Catholic Herald staff
“One person plants and another reaps” is how Bishop James P. Powers describes the legacy of the Servants of Mary, Ladysmith.
The 104-year-old community celebrated its past, present and future Sunday, June 19, with the blessing of a permanent pictorial tribute at the former motherhouse, now the Indianhead Community Action Agency building, in Ladysmith.
The date marks the feast day of St. Juliana Falconieri, a Servant of Mary whose statue – a gift to the Servites from its first graduating class – also stands in the room, the Servites’ former chapel.
“There’s no way you can imagine the thousands, perhaps millions, of lives that have been touched,” the bishop said during the blessing ceremony for the new exhibit.
The best part, he added, is, “We don’t need to know.”
Approximately 50 Servites, Seculars and others attended the blessing of the tribute, which is titled “Women of Compassion: Servants of Mary Story,” and includes photos, quotes and banners.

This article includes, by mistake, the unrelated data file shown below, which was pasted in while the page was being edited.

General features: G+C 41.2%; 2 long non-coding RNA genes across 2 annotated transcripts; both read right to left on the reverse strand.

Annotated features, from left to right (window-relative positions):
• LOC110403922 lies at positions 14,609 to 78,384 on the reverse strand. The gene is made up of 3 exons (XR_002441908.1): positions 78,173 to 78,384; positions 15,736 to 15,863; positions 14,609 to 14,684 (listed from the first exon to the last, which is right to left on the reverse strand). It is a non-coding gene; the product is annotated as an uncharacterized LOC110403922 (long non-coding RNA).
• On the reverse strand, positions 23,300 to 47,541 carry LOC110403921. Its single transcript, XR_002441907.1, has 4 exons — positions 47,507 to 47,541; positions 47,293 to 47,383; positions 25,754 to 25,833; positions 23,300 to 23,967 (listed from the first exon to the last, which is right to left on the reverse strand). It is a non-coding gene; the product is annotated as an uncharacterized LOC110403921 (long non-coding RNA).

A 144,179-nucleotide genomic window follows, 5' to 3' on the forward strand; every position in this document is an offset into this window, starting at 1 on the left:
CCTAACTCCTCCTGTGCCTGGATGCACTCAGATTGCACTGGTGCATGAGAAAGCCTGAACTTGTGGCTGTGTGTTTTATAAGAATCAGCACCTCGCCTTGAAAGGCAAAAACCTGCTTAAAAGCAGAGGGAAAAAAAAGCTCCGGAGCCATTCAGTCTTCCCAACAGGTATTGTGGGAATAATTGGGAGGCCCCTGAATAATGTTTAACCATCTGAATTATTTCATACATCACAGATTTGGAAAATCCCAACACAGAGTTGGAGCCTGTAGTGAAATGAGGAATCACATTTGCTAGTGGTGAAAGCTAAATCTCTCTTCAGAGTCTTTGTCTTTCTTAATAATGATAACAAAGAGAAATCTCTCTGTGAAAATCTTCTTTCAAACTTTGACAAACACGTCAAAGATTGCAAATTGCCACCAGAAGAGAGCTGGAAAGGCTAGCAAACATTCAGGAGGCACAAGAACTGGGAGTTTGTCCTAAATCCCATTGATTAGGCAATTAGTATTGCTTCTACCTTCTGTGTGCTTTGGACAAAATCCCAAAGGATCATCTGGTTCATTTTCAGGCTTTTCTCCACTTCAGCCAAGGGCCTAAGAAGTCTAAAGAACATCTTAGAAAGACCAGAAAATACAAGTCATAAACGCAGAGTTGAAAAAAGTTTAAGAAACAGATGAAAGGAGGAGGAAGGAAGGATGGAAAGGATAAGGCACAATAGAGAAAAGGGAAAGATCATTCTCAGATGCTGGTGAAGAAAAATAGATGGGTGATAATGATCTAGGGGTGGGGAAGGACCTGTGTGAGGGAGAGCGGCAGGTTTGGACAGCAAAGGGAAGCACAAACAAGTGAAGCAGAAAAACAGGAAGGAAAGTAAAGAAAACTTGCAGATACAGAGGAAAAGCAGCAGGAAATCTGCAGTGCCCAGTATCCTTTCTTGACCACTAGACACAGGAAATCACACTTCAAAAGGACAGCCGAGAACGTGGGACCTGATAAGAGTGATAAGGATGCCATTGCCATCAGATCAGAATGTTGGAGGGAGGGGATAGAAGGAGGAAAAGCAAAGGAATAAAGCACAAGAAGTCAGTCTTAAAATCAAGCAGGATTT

Designed by Srs. Gen Cassani and Joyelle Proot, both School Sisters of Notre Dame, the pictorial tells the story of how six sisters came to Ladysmith from Illinois in 1912 to establish a new and wide-ranging ministry. It follows their story through the century and up to the present day; one wall of the room is dedicated to the order’s current ministries around the world.
According to Sr. Theresa Sandok, president of the Ladysmith Servites, the tribute has been two to three years in the making.
A design motif in the former motherhouse’s doors and the flow of the Flambeau River, analogous to the flow of time, inspired the design, the designers explained.
“It’s a presentation, and it’s the ministry of the Servants of Mary going into the future,” they said.